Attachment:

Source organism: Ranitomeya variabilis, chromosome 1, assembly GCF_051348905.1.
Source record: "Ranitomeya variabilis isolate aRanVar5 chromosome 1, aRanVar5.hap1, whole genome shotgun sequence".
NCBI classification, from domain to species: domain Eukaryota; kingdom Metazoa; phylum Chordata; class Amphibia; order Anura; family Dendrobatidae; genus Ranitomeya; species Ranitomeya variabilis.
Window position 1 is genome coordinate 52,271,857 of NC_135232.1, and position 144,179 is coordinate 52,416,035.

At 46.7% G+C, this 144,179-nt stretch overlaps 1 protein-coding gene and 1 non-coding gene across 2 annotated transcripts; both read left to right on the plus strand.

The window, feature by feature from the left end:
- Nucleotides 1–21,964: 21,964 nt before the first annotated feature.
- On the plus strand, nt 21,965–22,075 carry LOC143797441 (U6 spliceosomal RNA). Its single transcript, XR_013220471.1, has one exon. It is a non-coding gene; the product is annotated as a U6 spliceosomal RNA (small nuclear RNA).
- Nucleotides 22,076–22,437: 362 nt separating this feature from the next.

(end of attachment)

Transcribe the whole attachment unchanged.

Source organism: Ranitomeya variabilis, chromosome 1, assembly GCF_051348905.1.
Source record: "Ranitomeya variabilis isolate aRanVar5 chromosome 1, aRanVar5.hap1, whole genome shotgun sequence".
NCBI classification, from domain to species: domain Eukaryota; kingdom Metazoa; phylum Chordata; class Amphibia; order Anura; family Dendrobatidae; genus Ranitomeya; species Ranitomeya variabilis.
Window position 1 is genome coordinate 52,271,857 of NC_135232.1, and position 144,179 is coordinate 52,416,035.

At 46.7% G+C, this 144,179-nt stretch overlaps 1 protein-coding gene and 1 non-coding gene across 2 annotated transcripts; both read left to right on the plus strand.

The window, feature by feature from the left end:
- Nucleotides 1–21,964: 21,964 nt before the first annotated feature.
- On the plus strand, nt 21,965–22,075 carry LOC143797441 (U6 spliceosomal RNA). Its single transcript, XR_013220471.1, has one exon. It is a non-coding gene; the product is annotated as a U6 spliceosomal RNA (small nuclear RNA).
- Nucleotides 22,076–22,437: 362 nt separating this feature from the next.